• New Drive Letter (Score:3, Interesting)

    by Anonymous Coward on Thursday May 03, 2018 @09:09AM (#56546134)

    Had a drive letter assigned to one of the system partitions and received notifications that the drive was almost out of space. I removed the drive letter using diskpart.

    • by kerashi ( 917149 )

      This happened to me too, and I wound up doing the same thing.

      The only other thing was the removal of HomeGroup, which forced me to finish fixing my home network just to get printer sharing working again.

      • by Anonymous Coward

        I never understood what HomeGroup was supposed to offer over the previous system of file and printer sharing. The only differences I ever saw were that it had a new wizard, and used a generated PIN, which was next to impossible to find later if you needed to add a new system. Anyone out there who could explain it to me, just to satisfy my curiosity, since the feature is gone in all future versions of Windows.

        • by kerashi ( 917149 )

          It offered a new system that was just as buggy as the old system, but the beauty is that it worked for me when the old system didn't. Now without it I was forced to actually fix the problem that was making my systems undiscoverable to one another, despite all settings being correct. Apparently a necessary service to make them discoverable wasn't firing on any of my 3 Windows 10 computers Fixed that and now it works just as well as it ever did.

  • I ended up with 3 new icons, one for Edge (which I ran once a few years back and don't plan to run again), and 2 for XBox something or other (I've got a PS4). Right click-> delete and bye bye Edge. Same thing on the XBox icons gave the scary warning "This will delete this program from your computer". Didn't really want to do that, but I also didn't want those 2 icons on my main screen so, well, I deleted the damned things.

    Upgraded 2 days ago, no issues yet.
  • by DigiShaman ( 671371 ) on Thursday May 03, 2018 @09:17AM (#56546166) Homepage

    Uninstall the CheckPoint VPN client first if you have it installed.

    During the upgrade process, it took an exceedingly long time than normal for a system with an i7 and NVMe drive (about an hour). Turns out that after it booted up, my entire TCP/IP stack wasn't working with any of my NICs. (Yellow bang next to all of them in device manager). The issue was te CheckPoint VPN client. Only until after I uninstalled it and rebooted did the issue clear up.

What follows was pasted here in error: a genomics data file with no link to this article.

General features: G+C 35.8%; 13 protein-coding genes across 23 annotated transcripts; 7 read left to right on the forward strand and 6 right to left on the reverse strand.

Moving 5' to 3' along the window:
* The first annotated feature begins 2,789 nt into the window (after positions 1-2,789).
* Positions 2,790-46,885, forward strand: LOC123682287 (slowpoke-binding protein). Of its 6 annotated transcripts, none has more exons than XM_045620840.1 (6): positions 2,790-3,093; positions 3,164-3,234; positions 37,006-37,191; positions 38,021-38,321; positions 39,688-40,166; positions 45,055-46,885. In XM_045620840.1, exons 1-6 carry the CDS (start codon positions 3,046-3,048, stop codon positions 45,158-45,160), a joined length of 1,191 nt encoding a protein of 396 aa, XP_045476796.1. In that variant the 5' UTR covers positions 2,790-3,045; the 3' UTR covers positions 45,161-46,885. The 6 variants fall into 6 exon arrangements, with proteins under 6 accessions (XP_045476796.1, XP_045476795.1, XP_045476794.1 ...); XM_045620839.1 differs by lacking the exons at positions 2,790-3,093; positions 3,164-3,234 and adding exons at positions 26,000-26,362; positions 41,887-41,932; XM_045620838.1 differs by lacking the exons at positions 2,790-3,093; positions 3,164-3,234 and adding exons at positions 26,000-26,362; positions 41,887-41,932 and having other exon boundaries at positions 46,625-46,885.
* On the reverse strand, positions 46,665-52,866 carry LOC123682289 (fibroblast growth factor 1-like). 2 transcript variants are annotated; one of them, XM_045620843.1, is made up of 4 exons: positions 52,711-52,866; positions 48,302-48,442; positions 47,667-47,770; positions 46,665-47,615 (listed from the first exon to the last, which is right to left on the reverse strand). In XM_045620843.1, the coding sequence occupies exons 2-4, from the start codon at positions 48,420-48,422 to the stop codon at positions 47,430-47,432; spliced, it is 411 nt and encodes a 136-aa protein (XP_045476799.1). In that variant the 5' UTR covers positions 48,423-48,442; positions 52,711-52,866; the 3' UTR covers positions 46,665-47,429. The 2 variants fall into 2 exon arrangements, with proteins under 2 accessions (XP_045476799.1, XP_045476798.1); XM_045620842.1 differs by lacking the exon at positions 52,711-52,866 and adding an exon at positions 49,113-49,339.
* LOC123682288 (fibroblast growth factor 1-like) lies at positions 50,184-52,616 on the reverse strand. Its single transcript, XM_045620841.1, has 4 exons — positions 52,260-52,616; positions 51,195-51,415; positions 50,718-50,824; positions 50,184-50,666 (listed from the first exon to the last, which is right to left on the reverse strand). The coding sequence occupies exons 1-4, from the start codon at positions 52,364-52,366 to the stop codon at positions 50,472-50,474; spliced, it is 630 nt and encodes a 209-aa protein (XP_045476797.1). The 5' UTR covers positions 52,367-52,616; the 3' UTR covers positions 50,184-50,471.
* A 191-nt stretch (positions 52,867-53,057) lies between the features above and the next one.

As for the long installation time, it was timing out attempting to communicate online at which point it was never going to.

    • I've had similar problems after major Win 10 updates with network access for my virtual machines in VMWare Workstation. The problem is the update seems to invalidate certain virtual network adapters (which is also how a VPN sets up a tunnel). In my case, restoring the default network adapters with Workstation's virtual network manager tool clears up the problem (had to deal with it twice so far).
      • Interesting. But just FYI, as far as I'm aware, the VMWare NIC is presented as a "physical" adapter to the OS. However, VPN virtual adapters is something that occurs at the application layer, and fudges itself as a real adapter if only to be part of the Winsock stack.

        But basically, what you just told me that any "NIC" adapter that's either non-compliant or buggy could fail in a Windows 10 upgrade irrespective of the fact it's on bare-metal or within a VM. Good to know. Next time I'll ensure my VPN clients,

  • by Anonymous Coward on Thursday May 03, 2018 @09:19AM (#56546172)

    First off my Dell notebook went flawless upgrading and surprisingly fast with SSD. Only noticeable issue was possibly Chrome browser hanging sometimes with some sites. My wife's HP notebook had a more significantly long upgrade taking over two hours to download and upgrade. But her's runs way more apps and has significantly more files besides having a slow (5400) spin drive. The other issue is of course the upgrade reverts some defaults back to Microsoft products. Like PDF viewer which I set to Chrome and it defaulted back to Edge. This is a typical and expected complaint of upgrading and it appears Microsoft has still not learned to respect the users choice of defaults. Otherwise I don't give a shit about any of the new features, or Edge or anything other then don't break the shit I use!

    • I wish there were more mentions of that browser hang... Chrome in your case, but I just had a second hard hang with this machine. Pretty sure both of mine were with Firefox.